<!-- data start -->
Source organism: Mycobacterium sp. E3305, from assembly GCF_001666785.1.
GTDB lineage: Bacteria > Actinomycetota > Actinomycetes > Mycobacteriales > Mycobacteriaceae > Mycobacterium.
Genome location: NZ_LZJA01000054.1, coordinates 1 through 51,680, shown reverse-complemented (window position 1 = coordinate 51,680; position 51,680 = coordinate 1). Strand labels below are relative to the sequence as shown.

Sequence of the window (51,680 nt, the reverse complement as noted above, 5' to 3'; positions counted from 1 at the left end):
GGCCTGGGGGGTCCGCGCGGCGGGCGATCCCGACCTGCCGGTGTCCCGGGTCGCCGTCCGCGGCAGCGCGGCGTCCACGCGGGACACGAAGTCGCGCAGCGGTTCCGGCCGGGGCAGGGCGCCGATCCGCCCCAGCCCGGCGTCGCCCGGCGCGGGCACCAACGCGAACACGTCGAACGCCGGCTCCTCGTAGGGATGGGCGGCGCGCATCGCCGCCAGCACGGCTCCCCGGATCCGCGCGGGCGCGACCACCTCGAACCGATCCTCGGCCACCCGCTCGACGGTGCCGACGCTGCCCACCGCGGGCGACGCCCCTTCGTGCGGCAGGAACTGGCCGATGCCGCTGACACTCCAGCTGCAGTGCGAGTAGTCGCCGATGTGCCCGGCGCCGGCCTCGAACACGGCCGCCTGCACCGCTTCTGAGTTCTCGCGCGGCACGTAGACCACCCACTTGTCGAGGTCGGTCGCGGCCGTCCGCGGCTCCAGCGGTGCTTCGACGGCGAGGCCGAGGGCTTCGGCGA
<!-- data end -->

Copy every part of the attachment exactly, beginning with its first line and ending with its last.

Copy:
Source organism: Mycobacterium sp. E3305, from assembly GCF_001666785.1.
GTDB lineage: Bacteria > Actinomycetota > Actinomycetes > Mycobacteriales > Mycobacteriaceae > Mycobacterium.
Genome location: NZ_LZJA01000054.1, coordinates 1 through 51,680, shown reverse-complemented (window position 1 = coordinate 51,680; position 51,680 = coordinate 1). Strand labels below are relative to the sequence as shown.

Sequence of the window (51,680 nt, the reverse complement as noted above, 5' to 3'; positions counted from 1 at the left end):
GGCCTGGGGGGTCCGCGCGGCGGGCGATCCCGACCTGCCGGTGTCCCGGGTCGCCGTCCGCGGCAGCGCGGCGTCCACGCGGGACACGAAGTCGCGCAGCGGTTCCGGCCGGGGCAGGGCGCCGATCCGCCCCAGCCCGGCGTCGCCCGGCGCGGGCACCAACGCGAACACGTCGAACGCCGGCTCCTCGTAGGGATGGGCGGCGCGCATCGCCGCCAGCACGGCTCCCCGGATCCGCGCGGGCGCGACCACCTCGAACCGATCCTCGGCCACCCGCTCGACGGTGCCGACGCTGCCCACCGCGGGCGACGCCCCTTCGTGCGGCAGGAACTGGCCGATGCCGCTGACACTCCAGCTGCAGTGCGAGTAGTCGCCGATGTGCCCGGCGCCGGCCTCGAACACGGCCGCCTGCACCGCTTCTGAGTTCTCGCGCGGCACGTAGACCACCCACTTGTCGAGGTCGGTCGCGGCCGTCCGCGGCTCCAGCGGTGCTTCGACGGCGAGGCCGAGGGCTTCGGCGA